Dying without a Will does not mean your estate goes to the government, but it does mean you do not choose who your beneficiaries are. It can also mean delays, extra expenses, and considerable inconvenience and even hardship for your survivors.
Probate is having the court establish that a Will is valid.
The basic fee payable for submitting the probate application for the grant is $200.00. In addition to the basic application fee, the probate fees are calculated as follows:
$6 for each $1,000 or part of $1,000 of the value of the estate in excess of $25,000, up to $50,000, plus $14 for each $1,000 or part of $1,000 of the value of the estate in excess of $50,000.
For example, if an estate has a gross value of $1,554,600, $2,000,000 the total fee payable will be:
Basic Fee $200.00 Additional Fee (a) ($50,000 – $25,000) ÷ 1,000 x $6 = $150.00 (b) ($2,000,000 – $50,000) ÷ 1,000 x $14 = $27,300
If the value of the estate in British Columbia does not exceed $25,000, no probate fee is payable, and only the basic application fee of $200 is required. For large estate, it is possible to reduce probate fees with proper estate planning.
Any adult who wants to ensure that a specific person or persons are appointed to make decisions for them, especially if they have no spouse; or no spouse and no children, or if their children are in conflict with one another or would not be good decision makers.
People who want to ensure that their wishes are followed even if:
- their family’s wishes differ from their own
- they have no family who could be appointed as their representative
- they have concerns that differing opinions among their family might cause conflict if a decision has to be made about where you should live or end of life.
Anyone who wants to transfer an asset, as a gift, before their death.
Many BC homeowners have significant equity in their homes; either because they’ve paid down an existing mortgage, enjoyed a significant increase in the value of their home as house prices have risen- or both.
Mortgage Refinancing involves borrowing money- usually in the form of a line of credit-against the current value of your home. Using your home as security, you can arrange to have funds available to help you pay for your children’s education, purchase a second property for an investment or recreation, take that long-delayed dream vacation or simply ease your retirement.
Mortgage Refinancing allows you to use your home to get more out of life.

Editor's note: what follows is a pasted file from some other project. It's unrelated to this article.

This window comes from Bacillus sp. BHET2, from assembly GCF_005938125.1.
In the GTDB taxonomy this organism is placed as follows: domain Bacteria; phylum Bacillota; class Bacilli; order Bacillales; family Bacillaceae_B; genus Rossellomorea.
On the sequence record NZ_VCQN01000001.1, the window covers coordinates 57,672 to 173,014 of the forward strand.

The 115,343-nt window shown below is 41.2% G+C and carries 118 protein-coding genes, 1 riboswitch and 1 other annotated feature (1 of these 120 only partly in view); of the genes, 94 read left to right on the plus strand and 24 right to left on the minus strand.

If you’re considering a Mortgage Refinancing and want to learn more, call our office. We can help you understand and navigate the complete refinancing process.
If you already have a lender-usually a bank or mortgage broker-they will ask you to complete a credit application, often on-line but sometimes in hard copy. Many lenders can approve your credit application within hours or days. If you aren’t sure which lender to call, we can refer you to lenders who we work with regularly.
Once your credit application is approved, it’s time to visit our office. We will provide legal advice, complete the necessary documents and return them to your lender to help them make your funds available as quickly and conveniently as possible.
A power of attorney ends automatically when you die.
You can end a power of attorney by giving your attorney a written notice saying that their power has ended. Then you should also destroy all originals and duplicates of the document (to prevent misuse by the attorney). And give written notice that the power of attorney has ended to any financial institutions or other third parties where your attorney may have acted for you.
You can also put an end-date in the document, or explain circumstances when it will end, for example, when you return home.
To end a power of attorney dealing with land, you must file a document called a “Notice of Revocation” in the Land Title Office where the land is registered.
These are some useful links to help you personally and in your business.
Register a Company in BC:
The Society of Notaries Public of BC:
BC’s Land Title Office:
BC Ministry of Justice- Wills and Estates: